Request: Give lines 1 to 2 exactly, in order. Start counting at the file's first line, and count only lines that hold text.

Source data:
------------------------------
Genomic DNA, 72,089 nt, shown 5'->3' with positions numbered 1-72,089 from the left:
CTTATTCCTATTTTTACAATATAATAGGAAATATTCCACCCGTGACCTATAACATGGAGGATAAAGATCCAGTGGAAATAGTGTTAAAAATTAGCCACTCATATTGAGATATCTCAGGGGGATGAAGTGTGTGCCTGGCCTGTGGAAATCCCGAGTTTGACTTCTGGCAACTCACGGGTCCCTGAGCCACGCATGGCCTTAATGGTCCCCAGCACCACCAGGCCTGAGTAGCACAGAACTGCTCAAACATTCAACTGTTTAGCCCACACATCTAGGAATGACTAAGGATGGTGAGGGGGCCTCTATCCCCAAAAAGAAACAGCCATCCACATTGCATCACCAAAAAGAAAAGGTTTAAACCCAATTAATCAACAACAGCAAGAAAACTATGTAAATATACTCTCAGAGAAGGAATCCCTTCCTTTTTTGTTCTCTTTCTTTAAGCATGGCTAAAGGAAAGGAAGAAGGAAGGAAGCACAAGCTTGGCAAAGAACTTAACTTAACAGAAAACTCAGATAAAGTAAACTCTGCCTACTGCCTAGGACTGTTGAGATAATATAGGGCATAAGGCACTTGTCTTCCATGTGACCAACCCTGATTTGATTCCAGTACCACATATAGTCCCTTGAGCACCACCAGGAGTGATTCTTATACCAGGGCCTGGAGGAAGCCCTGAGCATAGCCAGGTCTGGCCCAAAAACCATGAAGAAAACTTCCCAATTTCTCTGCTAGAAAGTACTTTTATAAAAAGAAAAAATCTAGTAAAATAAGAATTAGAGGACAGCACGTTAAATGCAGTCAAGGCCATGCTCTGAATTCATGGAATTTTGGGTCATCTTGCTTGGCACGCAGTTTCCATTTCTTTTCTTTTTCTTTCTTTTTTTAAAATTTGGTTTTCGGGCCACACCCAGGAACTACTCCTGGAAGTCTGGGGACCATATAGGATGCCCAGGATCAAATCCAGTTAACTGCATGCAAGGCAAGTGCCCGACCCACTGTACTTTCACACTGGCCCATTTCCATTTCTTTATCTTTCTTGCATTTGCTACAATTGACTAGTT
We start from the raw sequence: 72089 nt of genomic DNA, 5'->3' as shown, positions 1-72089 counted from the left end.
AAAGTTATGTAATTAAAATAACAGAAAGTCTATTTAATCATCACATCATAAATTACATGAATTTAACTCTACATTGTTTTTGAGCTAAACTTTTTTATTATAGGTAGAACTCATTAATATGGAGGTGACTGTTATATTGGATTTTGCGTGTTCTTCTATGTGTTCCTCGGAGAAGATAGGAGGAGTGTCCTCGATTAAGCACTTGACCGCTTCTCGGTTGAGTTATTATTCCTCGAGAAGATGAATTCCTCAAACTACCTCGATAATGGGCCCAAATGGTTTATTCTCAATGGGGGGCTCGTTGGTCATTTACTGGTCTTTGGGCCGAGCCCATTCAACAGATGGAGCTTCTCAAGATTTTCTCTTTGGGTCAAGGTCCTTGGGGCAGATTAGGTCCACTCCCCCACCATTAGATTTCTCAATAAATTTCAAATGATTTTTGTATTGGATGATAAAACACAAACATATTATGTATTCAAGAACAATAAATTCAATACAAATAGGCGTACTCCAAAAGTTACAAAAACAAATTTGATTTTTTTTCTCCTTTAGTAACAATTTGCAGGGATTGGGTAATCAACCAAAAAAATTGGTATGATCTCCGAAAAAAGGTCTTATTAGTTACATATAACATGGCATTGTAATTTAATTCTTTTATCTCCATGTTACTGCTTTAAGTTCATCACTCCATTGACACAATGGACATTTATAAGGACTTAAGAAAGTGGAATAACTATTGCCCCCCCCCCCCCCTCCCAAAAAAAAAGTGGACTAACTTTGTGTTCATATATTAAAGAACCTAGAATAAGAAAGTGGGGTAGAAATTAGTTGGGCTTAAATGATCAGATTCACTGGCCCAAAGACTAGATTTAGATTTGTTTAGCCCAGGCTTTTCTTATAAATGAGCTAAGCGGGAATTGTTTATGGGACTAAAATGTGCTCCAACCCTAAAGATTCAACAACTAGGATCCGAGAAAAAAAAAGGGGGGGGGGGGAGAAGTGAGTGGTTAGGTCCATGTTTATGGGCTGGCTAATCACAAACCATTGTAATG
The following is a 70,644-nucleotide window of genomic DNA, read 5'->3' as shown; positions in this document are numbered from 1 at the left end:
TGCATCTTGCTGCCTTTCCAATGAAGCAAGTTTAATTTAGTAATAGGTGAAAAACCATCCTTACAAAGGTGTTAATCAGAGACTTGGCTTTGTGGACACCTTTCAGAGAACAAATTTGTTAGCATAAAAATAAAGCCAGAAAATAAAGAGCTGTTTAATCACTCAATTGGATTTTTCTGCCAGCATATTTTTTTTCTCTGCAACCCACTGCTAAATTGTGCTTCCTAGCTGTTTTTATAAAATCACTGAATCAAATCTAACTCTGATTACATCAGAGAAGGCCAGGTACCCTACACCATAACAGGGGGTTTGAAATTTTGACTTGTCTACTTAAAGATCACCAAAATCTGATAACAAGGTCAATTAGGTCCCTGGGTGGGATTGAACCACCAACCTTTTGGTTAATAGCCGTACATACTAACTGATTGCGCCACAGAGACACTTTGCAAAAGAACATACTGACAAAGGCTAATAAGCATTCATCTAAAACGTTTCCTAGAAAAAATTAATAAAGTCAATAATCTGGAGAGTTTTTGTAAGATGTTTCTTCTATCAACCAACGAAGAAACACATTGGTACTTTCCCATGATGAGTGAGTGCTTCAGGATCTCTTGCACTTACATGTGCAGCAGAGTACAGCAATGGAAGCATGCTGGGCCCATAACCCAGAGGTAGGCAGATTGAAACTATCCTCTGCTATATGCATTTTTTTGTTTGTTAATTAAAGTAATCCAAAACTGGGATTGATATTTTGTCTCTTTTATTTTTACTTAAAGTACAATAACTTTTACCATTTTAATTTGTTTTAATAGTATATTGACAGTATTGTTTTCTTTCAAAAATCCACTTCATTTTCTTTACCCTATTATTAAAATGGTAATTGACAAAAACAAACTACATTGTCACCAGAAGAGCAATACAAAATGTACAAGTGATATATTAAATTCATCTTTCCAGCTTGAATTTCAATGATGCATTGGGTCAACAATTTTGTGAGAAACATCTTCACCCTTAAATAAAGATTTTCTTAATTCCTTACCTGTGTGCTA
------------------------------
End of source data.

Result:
Genomic DNA, 72,089 nt, shown 5'->3' with positions numbered 1-72,089 from the left:
CTTATTCCTATTTTTACAATATAATAGGAAATATTCCACCCGTGACCTATAACATGGAGGATAAAGATCCAGTGGAAATAGTGTTAAAAATTAGCCACTCATATTGAGATATCTCAGGGGGATGAAGTGTGTGCCTGGCCTGTGGAAATCCCGAGTTTGACTTCTGGCAACTCACGGGTCCCTGAGCCACGCATGGCCTTAATGGTCCCCAGCACCACCAGGCCTGAGTAGCACAGAACTGCTCAAACATTCAACTGTTTAGCCCACACATCTAGGAATGACTAAGGATGGTGAGGGGGCCTCTATCCCCAAAAAGAAACAGCCATCCACATTGCATCACCAAAAAGAAAAGGTTTAAACCCAATTAATCAACAACAGCAAGAAAACTATGTAAATATACTCTCAGAGAAGGAATCCCTTCCTTTTTTGTTCTCTTTCTTTAAGCATGGCTAAAGGAAAGGAAGAAGGAAGGAAGCACAAGCTTGGCAAAGAACTTAACTTAACAGAAAACTCAGATAAAGTAAACTCTGCCTACTGCCTAGGACTGTTGAGATAATATAGGGCATAAGGCACTTGTCTTCCATGTGACCAACCCTGATTTGATTCCAGTACCACATATAGTCCCTTGAGCACCACCAGGAGTGATTCTTATACCAGGGCCTGGAGGAAGCCCTGAGCATAGCCAGGTCTGGCCCAAAAACCATGAAGAAAACTTCCCAATTTCTCTGCTAGAAAGTACTTTTATAAAAAGAAAAAATCTAGTAAAATAAGAATTAGAGGACAGCACGTTAAATGCAGTCAAGGCCATGCTCTGAATTCATGGAATTTTGGGTCATCTTGCTTGGCACGCAGTTTCCATTTCTTTTCTTTTTCTTTCTTTTTTTAAAATTTGGTTTTCGGGCCACACCCAGGAACTACTCCTGGAAGTCTGGGGACCATATAGGATGCCCAGGATCAAATCCAGTTAACTGCATGCAAGGCAAGTGCCCGACCCACTGTACTTTCACACTGGCCCATTTCCATTTCTTTATCTTTCTTGCATTTGCTACAATTGACTAGTT